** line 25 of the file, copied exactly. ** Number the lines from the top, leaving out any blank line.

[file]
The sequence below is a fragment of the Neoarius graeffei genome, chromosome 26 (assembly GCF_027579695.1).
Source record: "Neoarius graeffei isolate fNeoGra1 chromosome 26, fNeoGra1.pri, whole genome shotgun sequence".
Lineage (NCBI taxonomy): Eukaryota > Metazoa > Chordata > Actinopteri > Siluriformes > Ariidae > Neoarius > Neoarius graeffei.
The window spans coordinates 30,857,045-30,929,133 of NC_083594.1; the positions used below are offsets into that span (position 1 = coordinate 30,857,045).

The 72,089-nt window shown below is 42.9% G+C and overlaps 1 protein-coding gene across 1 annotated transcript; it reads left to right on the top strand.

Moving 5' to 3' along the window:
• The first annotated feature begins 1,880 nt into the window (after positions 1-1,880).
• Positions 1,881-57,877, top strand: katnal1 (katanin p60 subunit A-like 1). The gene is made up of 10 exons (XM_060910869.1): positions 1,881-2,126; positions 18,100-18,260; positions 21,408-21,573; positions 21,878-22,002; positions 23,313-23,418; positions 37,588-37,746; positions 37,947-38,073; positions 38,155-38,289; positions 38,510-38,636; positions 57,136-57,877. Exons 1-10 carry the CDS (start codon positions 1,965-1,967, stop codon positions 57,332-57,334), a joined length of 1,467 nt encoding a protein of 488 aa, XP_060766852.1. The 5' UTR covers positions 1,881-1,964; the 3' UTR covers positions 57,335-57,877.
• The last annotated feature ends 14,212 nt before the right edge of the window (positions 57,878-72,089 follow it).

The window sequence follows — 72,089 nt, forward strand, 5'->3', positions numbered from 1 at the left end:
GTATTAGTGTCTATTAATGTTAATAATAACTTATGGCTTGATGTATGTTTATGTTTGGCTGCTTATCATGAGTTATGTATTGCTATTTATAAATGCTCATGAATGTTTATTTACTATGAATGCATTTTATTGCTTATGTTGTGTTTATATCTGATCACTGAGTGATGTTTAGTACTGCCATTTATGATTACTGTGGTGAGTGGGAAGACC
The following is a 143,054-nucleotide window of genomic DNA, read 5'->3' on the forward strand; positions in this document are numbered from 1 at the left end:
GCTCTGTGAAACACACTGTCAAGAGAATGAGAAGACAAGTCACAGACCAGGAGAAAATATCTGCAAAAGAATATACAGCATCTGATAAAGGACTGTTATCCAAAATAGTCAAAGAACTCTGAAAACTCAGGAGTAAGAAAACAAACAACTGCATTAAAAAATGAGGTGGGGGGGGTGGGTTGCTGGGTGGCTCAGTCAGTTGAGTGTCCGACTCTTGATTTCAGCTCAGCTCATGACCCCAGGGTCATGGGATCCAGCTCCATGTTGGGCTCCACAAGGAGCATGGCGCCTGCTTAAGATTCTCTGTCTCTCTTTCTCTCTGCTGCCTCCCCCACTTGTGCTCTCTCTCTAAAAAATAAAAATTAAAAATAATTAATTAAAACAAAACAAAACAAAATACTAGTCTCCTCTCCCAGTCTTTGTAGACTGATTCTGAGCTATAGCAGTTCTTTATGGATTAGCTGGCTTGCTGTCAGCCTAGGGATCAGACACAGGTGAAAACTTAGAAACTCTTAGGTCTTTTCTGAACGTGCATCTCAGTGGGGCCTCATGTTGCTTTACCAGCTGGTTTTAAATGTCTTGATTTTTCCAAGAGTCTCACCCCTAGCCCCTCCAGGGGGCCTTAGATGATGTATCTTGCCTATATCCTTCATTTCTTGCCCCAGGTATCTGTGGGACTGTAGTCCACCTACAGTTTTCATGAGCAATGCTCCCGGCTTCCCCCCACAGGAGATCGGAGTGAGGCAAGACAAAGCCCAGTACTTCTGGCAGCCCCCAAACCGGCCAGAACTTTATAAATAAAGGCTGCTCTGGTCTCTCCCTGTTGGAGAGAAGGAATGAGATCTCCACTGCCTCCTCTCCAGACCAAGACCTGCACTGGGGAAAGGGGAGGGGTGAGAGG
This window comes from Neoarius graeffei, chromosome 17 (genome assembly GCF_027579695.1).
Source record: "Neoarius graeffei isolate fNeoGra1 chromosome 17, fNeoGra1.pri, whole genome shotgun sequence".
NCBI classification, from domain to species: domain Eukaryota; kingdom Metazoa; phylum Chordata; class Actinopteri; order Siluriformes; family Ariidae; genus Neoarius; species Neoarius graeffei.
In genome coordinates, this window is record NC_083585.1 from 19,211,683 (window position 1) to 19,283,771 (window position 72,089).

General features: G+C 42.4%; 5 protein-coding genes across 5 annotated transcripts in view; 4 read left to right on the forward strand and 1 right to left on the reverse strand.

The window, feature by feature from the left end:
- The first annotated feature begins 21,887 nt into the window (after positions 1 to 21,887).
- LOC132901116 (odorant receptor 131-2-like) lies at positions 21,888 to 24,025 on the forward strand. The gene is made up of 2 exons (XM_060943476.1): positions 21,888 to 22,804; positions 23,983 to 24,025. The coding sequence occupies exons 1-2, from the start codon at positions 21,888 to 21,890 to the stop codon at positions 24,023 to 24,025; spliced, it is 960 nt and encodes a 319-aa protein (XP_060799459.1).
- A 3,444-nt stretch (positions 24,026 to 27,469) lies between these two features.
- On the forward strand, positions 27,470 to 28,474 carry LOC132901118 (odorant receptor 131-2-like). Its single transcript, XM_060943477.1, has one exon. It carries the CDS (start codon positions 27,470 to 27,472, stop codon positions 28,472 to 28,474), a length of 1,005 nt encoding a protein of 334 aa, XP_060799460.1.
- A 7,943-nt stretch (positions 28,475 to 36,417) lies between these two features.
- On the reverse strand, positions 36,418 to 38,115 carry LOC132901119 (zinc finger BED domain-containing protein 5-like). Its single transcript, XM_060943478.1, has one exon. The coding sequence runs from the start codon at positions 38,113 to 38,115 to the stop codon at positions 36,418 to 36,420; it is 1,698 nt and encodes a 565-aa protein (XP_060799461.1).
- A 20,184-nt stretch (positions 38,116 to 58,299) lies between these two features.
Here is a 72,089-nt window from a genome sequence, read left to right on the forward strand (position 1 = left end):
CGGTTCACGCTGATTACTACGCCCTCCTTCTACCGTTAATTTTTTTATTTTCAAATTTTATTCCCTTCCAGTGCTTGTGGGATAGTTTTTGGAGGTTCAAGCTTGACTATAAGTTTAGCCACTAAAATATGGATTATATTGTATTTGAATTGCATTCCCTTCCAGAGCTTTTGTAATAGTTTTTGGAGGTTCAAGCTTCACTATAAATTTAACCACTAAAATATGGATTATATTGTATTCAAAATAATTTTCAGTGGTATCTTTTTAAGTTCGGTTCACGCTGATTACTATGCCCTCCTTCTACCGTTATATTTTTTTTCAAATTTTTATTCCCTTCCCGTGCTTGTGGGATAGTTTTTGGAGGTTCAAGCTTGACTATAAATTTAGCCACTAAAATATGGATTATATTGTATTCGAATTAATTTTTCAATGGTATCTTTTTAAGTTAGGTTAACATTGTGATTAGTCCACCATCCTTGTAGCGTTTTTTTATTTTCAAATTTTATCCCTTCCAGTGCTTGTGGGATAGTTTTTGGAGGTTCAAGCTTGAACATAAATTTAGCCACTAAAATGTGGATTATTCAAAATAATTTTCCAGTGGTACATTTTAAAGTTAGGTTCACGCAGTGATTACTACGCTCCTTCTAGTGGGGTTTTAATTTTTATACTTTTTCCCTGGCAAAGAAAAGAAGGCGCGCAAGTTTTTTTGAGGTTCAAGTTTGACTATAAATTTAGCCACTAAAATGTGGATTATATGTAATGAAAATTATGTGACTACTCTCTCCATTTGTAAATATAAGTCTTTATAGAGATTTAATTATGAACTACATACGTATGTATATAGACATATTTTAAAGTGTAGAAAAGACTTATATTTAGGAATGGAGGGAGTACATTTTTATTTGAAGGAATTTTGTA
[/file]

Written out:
- On the reverse strand, positions 36,418 to 38,115 carry LOC132901119 (zinc finger BED domain-containing protein 5-like). Its single transcript, XM_060943478.1, has one exon. The coding sequence runs from the start codon at positions 38,113 to 38,115 to the stop codon at positions 36,418 to 36,420; it is 1,698 nt and encodes a 565-aa protein (XP_060799461.1).